A review of U.S. LNG that the Energy Department will conduct during a pause on new permits should weigh the impact of gas exports on the development of the emerging green hydrogen market, an administration official told Reuters on Wednesday.
The DOE’s review will look at the economic and environmental impacts of projects seeking approval to export liquefied natural gas to Europe and Asia where the fuel is in demand. The review will require “months of work, not years of work,” a Biden administration official told Reuters.
Last month, President Joe Biden said the DOE would halt approvals for pending and future applications to export LNG from new projects amid strong pressure from environmental groups and local communities in gas-exporting regions, sparking heavy criticism from the U.S. oil and gas industry who said the move would jeopardize energy security for U.S. allies in the EU.
The official said the U.S. is not “concerned at all” about the U.S.’ ability to meet current European demand and said European nations are rapidly “destroying their own demand for gas.”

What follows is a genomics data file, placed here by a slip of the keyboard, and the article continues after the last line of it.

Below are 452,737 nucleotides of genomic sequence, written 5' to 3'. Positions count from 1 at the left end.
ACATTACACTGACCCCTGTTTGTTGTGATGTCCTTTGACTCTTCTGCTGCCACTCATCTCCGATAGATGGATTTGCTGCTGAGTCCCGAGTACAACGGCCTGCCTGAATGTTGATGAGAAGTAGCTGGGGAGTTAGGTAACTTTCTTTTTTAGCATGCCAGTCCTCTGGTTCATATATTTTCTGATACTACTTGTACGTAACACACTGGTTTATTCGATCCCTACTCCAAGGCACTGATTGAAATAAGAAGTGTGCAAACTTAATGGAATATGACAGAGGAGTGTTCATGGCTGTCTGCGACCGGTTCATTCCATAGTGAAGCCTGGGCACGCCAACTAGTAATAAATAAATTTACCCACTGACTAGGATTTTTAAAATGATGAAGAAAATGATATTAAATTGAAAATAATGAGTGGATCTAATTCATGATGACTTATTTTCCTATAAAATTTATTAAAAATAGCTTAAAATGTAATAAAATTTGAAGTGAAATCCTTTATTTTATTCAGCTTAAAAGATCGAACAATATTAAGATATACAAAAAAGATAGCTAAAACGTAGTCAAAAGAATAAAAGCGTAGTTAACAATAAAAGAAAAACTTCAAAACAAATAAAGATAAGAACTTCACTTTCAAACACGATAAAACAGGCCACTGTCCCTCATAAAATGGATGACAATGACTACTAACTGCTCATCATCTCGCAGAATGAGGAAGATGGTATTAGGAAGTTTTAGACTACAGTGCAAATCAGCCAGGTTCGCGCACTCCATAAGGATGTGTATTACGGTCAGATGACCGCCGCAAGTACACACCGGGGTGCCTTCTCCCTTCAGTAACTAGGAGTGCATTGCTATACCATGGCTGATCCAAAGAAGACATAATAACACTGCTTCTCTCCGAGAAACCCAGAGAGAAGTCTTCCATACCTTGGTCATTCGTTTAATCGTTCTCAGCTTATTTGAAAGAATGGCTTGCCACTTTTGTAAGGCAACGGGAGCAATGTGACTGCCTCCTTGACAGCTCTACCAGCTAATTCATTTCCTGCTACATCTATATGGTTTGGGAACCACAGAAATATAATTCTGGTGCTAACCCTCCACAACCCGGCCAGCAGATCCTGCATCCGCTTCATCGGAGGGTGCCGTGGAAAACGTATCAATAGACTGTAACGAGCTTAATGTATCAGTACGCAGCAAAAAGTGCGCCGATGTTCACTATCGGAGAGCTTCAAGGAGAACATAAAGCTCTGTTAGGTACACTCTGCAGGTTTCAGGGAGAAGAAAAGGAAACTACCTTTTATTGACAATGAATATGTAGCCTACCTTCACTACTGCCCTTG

EU officials said last week that Europe has enough gas supply for the next 10 years.
The official said a new review was needed because the last thorough analysis of LNG market was done nearly a decade ago, when LNG importers had been more dependent on coal and used gas to back out the heavier emitting fuel.
Now that less coal is being used in the EU and elsewhere, the US needs to analyze whether more U.S. LNG exports may impede the take-up of green hydrogen, a lower emission alternative.
(Reporting by Valerie Volcovici and Jeff Mason; Editing by Lisa Shumaker and Franklin Paul)